Take cruise back to future
Whether you love it or hate it, one thing is for sure, Toyota's FJ Cruiser certainly gets the tongues wagging.
In fact, the only time I can think of where people are so divided over the appearance of a vehicle would have to be Daihatsu's little Copen.
Admittedly, at completely different ends of the motoring spectrum, they nonetheless both manage to elicit comments like "it rocks" or "it sucks!" Once again it is different strokes for different folks and as the saying goes, "one man's passion is another man's poison."
The FJ was launched locally in the middle of last year, and if the sales figures are anything to go by, well they are flying off the showroom floor quicker than hot-cross buns sell on Easter Sunday.
The vehicle pays homage to Toyota's original FJ40, which was so popular in the 1960s, and the Land Cruiser brand. But it was left to 24-year-old whizz-kid designer Jin Won Kim to give it a more modern and up-to-date look.
I don't know whether Kim was eating his seaweed sushi or smoking it when sitting down at the drawing board, but what he has come up with is as retro as they come.
Where else do you find three front windscreen wipers, suicide doors, a two-tone paint job and interiorcontrols that are designed to be used while wearing gloves!
First impression on viewing the vehicle, is yes, there is a definite comparison between the FJ and the Hummer.
Both are big, bold and brassy and for those who are inclined to brag that, "mine is bigger than yours", well the FJ should suit you just fine.
It is really quite an intimidating type of vehicle with its short wheelbase and stocky frame - and it's pretty easy to imagine it roaring about the streets of Baghdad, with a rocket launcher strapped to its roof.
But the only action the majority of FJ's sold in South Africa are going to see is a bit of curb-mounting, while looking for parking space outside the mall on a Saturday morning.
This point is backed up by the fact that FJ's in certain overseas countries have a three-gauge cluster that displays a compass, temperature and inclinometre.
For South African drivers the three gauge cluster displays temperature, fuel level and battery strength! To be honest, for round-town driving I found the FJ a bit of a chore.
Sure enough, it provides a nice ride height but that 4-litre V6 engine ensures you won't get much better than 14 litres per 100 kilometres in the urban commute, so expect the petrol gauge to drop like the temperatures in a European winter.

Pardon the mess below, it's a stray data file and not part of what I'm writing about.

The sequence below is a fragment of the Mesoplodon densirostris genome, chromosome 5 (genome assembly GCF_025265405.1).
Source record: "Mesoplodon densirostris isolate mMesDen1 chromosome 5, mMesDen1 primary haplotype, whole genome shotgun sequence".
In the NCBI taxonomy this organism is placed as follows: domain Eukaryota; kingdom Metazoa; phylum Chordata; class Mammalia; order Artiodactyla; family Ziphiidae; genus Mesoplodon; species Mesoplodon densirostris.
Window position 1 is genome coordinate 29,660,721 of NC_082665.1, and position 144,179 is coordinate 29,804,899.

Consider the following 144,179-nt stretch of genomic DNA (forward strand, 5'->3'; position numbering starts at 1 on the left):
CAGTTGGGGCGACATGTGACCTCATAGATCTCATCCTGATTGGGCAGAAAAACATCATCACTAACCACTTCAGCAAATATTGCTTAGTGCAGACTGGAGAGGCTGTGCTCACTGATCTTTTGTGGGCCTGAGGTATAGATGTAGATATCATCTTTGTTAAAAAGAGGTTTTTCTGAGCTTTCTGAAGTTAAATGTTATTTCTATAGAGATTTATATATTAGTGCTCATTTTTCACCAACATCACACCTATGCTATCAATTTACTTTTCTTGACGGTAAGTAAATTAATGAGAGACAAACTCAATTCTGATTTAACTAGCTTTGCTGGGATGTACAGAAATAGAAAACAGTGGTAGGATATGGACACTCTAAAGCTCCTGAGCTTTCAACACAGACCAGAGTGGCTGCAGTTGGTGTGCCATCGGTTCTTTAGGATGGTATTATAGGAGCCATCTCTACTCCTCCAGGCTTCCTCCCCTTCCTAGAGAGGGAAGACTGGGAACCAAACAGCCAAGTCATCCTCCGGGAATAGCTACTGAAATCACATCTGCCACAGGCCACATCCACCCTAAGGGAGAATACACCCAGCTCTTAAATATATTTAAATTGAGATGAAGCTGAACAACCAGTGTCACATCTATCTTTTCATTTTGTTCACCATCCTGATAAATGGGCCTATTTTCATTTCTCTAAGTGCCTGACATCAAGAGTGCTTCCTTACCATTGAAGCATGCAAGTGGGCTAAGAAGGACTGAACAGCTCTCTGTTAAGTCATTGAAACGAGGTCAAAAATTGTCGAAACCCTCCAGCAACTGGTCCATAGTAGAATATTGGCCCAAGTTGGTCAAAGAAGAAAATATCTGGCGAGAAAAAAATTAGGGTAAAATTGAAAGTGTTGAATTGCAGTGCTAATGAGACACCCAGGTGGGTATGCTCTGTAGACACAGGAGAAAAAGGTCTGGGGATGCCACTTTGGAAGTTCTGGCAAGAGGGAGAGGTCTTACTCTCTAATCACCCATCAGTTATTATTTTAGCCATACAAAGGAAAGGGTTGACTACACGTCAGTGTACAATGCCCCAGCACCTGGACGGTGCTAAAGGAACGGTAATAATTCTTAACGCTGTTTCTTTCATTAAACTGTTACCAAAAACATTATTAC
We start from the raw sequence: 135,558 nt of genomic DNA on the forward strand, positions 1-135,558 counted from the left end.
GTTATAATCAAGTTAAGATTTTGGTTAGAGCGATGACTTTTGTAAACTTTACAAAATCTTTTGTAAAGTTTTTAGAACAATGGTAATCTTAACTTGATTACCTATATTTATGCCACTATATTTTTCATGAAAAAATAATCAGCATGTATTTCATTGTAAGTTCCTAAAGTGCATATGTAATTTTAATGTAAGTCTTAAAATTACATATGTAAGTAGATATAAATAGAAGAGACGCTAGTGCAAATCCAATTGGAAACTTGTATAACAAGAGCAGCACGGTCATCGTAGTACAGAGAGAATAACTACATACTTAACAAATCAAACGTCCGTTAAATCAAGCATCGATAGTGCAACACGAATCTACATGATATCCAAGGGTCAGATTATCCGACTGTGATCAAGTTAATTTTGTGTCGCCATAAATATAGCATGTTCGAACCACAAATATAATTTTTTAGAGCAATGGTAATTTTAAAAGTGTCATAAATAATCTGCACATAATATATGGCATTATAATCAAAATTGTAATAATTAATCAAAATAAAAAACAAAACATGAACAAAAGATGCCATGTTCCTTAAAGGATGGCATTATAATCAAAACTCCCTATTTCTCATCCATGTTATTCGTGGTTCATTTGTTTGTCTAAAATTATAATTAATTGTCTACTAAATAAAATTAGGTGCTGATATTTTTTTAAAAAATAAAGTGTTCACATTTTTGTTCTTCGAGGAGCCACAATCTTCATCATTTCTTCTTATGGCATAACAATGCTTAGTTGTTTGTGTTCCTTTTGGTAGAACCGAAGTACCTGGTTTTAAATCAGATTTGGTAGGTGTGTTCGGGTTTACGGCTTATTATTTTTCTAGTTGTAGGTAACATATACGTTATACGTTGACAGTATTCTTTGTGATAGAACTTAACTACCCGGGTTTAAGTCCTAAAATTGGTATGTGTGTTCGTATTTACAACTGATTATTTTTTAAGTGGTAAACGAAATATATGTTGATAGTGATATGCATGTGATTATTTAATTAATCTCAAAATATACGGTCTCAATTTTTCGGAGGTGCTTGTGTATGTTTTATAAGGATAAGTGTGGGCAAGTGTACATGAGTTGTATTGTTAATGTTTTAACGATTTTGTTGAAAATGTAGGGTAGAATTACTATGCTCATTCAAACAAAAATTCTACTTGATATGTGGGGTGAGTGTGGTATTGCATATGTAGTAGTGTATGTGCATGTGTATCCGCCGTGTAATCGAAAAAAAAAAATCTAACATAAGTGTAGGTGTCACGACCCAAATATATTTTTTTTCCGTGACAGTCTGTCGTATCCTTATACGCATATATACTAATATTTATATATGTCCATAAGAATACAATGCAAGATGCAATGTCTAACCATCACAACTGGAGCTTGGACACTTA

Also, as cool as the suicide doors look - what with no handles on the outside - to exit the vehicle from the rear requires the front door to be open as well, which is an inconvenience. Rear and side visibility is not what it should be either, with a full-sized spare wheel mounted on the tailgate that encroaches on the rear window and also the massive pillars that are a nuisance when wanting to check for traffic when changing lanes.
Lovers of the FJ will no doubt counter this criticism by explaining that its the exact reason why the vehicle has bathroom-sized side mirrors ... to check for traffic!
Not all is lost on the FJ though and the list of comfort and safety features is quite comprehensive.
Cruise control, electric windows, air conditioner, remote controls for the audio system, iPod, USB connection, six airbags, ABS, EBD, VSC (vehicle stability control) and advanced traction control.
Admittedly, it does have a rear camera and reverse monitor but it is so small you need a pair of binoculars to study it.
In tune with its ruggedness, the FJ doesn't come with some fancy, ankle-length carpets but a washable rubber material which can be easily wiped down after a day in the bush.
I never tackled any serious bundu-bashing - which is where I'm sure the FJ comes in to its own - but in the little off-road experience I did attempt it was excellent.
It was one of the few times I actually looked forward to the challenge of navigating potholes and gravel while I remained in 4x2 mode, though 4x4 high and 4x4 low ranges are available for the tricky stuff.
Engine: 3956cc six cylinder 24V
Power: 200kW at 5600rpm
Torque: 380Nm at 4400rpm
0-100km/h: 7.6 seconds (claimed)
Top speed: 175km/h (claimed)
Fuel consumption: 11.4/100km (claimed/ combined)
Well, you certainly get noticed
Not afraid of getting dirty
We don't like:
Rear doors not practical
Blind spots when changing lanes